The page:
She wrote more e-mails to me after that, but I just deleted them. I didn’t have the time or energy to deal with her. I did, however, have plenty of time and energy for Jamie, and we spent nearly every waking moment together until Thanksgiving break.
As I had mentioned earlier, I was an RA, and every RA had to stick around for at least one long weekend during the school year. That year, I ended up with Thanksgiving. I had to spend Turkey Day in my dorm room. It was mostly miserable, especially when Jamie called me on Saturday afternoon.
“I have to tell you something,” she said, “and I need you to promise you won’t get angry.”
Of course, that’s never a good sign, and I told her that no reasonable person could make that promise.
“Well,” she said, “I’ll just tell you then — I kind of slept with someone.”
That someone was her next-door neighbor, who was 17 and a senior in high school. Apparently they had gotten drunk and/or high on Thanksgiving night and ended up naked.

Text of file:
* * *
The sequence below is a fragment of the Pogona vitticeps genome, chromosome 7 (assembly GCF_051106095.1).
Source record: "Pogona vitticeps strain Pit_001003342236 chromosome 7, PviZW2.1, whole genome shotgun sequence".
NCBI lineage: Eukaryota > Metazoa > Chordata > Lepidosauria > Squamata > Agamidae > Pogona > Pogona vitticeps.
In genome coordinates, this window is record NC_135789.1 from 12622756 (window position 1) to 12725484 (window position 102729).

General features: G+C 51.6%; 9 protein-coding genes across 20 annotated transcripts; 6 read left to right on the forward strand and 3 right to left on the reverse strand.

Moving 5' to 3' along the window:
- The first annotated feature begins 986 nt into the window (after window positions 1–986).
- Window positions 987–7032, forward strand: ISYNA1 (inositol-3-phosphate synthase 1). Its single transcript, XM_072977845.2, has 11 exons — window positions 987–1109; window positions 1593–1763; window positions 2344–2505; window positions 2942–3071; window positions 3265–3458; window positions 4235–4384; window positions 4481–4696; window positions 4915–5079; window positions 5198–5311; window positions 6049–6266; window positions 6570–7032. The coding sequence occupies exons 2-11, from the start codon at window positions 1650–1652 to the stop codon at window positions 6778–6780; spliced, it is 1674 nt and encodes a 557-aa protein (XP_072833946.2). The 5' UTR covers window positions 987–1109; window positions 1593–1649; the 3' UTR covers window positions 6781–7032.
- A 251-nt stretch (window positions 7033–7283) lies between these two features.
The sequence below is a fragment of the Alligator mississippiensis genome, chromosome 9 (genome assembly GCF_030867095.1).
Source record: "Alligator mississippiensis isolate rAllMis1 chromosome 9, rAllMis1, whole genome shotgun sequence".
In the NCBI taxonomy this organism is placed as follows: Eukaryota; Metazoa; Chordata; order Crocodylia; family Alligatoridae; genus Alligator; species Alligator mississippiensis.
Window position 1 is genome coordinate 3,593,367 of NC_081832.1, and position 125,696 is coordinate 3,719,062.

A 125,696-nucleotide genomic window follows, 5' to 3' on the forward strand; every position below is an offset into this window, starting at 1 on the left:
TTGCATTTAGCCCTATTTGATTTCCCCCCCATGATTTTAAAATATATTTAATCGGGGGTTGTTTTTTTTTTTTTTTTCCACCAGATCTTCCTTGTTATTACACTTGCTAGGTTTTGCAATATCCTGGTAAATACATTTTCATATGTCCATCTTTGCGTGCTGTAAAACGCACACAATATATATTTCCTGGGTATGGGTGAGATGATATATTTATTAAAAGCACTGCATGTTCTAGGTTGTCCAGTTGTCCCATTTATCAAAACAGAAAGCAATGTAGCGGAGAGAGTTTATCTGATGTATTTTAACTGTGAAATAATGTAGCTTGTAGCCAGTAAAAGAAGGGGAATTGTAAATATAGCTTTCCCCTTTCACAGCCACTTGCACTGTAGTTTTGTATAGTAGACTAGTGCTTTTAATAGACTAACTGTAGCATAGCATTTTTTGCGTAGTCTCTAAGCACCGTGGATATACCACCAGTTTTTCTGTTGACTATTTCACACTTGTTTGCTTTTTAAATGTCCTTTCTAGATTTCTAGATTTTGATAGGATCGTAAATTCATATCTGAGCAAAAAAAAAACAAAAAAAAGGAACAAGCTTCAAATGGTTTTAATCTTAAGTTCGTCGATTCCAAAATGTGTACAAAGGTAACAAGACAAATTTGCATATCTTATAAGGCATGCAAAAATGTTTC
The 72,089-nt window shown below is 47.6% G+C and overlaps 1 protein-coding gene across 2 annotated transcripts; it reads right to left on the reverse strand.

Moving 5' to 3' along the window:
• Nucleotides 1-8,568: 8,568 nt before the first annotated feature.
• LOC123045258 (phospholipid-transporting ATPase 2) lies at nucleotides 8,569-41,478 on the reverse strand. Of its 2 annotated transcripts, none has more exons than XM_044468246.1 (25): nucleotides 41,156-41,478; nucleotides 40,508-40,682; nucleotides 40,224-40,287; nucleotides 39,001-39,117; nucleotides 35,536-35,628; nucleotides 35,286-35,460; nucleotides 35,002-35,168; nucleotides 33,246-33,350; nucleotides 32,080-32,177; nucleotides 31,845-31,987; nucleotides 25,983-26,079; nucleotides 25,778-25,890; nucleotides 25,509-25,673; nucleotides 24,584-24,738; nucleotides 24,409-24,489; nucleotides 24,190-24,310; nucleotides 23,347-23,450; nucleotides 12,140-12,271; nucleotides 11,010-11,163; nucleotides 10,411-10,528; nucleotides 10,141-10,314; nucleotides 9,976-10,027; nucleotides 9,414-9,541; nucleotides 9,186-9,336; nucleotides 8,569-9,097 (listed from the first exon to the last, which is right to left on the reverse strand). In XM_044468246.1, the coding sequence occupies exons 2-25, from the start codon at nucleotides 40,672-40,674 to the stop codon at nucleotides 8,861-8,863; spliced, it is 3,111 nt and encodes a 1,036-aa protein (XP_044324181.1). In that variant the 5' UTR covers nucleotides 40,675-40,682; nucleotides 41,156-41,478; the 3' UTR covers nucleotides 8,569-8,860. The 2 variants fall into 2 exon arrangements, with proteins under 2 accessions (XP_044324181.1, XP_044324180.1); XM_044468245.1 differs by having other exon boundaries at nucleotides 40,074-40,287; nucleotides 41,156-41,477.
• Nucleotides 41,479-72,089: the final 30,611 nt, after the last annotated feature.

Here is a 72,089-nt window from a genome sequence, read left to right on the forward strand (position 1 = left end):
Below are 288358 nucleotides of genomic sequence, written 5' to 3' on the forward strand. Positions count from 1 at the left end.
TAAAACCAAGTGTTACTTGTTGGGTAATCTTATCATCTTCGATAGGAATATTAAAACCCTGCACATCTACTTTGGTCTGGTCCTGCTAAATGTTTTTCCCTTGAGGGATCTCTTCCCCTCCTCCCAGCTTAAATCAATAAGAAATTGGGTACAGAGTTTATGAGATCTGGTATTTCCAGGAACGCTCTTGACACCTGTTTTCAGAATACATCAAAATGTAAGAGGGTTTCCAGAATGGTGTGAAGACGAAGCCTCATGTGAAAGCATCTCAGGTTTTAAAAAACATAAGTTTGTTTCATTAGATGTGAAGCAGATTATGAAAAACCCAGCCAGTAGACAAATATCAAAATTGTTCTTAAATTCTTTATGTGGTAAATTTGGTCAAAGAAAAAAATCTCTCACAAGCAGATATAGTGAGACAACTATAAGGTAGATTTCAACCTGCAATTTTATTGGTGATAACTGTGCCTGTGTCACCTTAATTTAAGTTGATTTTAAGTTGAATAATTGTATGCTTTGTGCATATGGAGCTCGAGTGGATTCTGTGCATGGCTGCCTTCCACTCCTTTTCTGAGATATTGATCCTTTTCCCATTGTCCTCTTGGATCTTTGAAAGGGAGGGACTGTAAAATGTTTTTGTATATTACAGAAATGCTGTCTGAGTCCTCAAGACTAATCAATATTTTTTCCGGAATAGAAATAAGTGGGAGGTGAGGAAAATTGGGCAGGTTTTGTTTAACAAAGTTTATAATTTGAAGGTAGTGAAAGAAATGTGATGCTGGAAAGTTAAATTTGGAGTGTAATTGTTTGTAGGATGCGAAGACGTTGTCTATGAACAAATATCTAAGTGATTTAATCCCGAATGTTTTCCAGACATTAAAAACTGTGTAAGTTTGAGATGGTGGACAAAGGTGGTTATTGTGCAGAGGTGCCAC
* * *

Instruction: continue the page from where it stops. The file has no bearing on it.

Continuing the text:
And then repeated that for most of Friday. She hadn’t just slept with someone. They had been fucking each other senseless for the better part of 36 hours before she finally took a break to call me and let me know.
I was mad. She said she loved me. And I let myself fall in love with her. And as soon as she was in another area code for more than a few hours, she cheated on me.
So after all that emotional turmoil, after the vitriol from her mother, the threats from her sister, and spending hours upon hours telling Jamie that there was nothing wrong with her, she took everything we had — which though dramatic, I thought it was pretty solid for a couple of dumb kids — and pissed it all away.
We tried to make up. I tried to forgive her, but I just couldn’t. No matter how hard I tried to glue those pieces back together, my heart was irreparably broken.
And to this day, that’s the most hurt I have ever been.